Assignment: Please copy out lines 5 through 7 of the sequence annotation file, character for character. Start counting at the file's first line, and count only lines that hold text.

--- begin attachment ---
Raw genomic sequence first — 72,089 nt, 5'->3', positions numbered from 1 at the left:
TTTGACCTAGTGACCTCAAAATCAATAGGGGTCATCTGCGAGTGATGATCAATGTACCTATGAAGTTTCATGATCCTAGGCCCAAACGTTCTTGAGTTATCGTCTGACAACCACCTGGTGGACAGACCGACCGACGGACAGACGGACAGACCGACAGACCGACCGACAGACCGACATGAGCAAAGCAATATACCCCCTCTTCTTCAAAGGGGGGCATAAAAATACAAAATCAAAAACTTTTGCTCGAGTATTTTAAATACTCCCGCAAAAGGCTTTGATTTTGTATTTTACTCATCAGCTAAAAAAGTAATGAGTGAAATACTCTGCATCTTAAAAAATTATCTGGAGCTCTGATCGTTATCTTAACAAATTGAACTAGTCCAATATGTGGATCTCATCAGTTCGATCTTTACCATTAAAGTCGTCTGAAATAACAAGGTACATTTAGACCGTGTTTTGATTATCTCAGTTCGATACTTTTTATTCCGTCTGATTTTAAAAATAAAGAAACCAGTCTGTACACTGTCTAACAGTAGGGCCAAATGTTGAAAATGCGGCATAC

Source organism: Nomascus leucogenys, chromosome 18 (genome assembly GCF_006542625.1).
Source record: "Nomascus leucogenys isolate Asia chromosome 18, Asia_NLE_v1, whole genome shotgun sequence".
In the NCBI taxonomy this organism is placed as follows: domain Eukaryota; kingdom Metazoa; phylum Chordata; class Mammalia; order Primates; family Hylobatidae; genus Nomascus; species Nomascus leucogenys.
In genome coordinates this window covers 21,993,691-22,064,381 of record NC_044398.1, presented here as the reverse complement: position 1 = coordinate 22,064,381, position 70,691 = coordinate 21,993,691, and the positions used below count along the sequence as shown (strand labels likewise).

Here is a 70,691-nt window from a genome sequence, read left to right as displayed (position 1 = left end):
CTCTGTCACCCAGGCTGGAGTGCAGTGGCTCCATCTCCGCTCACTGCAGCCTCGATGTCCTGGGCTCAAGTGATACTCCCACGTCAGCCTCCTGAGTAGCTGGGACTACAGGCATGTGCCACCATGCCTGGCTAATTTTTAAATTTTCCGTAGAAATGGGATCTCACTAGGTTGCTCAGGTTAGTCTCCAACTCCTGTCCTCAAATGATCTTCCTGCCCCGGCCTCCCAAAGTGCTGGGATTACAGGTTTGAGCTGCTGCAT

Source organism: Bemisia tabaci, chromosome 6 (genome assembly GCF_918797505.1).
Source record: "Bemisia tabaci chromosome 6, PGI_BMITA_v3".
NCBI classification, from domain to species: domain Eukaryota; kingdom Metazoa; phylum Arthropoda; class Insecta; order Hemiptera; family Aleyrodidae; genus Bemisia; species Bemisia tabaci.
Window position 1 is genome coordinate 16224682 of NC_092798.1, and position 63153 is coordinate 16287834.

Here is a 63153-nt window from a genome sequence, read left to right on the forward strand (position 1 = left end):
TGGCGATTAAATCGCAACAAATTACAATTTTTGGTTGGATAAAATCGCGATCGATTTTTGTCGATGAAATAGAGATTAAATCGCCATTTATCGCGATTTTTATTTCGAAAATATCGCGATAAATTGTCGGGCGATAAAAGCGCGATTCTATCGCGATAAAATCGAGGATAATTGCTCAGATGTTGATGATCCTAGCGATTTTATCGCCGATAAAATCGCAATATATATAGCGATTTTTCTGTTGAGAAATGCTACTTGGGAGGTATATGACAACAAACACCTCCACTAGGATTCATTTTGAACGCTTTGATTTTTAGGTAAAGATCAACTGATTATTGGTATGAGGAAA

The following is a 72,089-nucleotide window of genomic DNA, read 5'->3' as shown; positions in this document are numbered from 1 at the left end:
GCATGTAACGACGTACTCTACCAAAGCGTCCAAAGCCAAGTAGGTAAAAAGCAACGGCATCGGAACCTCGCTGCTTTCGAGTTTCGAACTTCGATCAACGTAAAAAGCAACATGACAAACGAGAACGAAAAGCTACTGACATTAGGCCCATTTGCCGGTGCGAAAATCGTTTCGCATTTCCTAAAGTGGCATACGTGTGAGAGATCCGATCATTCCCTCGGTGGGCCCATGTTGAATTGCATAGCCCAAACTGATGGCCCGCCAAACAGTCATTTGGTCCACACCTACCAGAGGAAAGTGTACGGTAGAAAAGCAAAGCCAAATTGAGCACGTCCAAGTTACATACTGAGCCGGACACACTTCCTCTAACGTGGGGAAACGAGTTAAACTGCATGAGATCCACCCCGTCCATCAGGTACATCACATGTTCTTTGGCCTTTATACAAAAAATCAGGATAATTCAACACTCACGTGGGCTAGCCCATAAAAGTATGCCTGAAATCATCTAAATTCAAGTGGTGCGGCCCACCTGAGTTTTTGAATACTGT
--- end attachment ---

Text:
In the NCBI taxonomy this organism is placed as follows: domain Eukaryota; kingdom Metazoa; phylum Chordata; class Mammalia; order Primates; family Hylobatidae; genus Nomascus; species Nomascus leucogenys.
In genome coordinates this window covers 21,993,691-22,064,381 of record NC_044398.1, presented here as the reverse complement: position 1 = coordinate 22,064,381, position 70,691 = coordinate 21,993,691, and the positions used below count along the sequence as shown (strand labels likewise).

Here is a 70,691-nt window from a genome sequence, read left to right as displayed (position 1 = left end):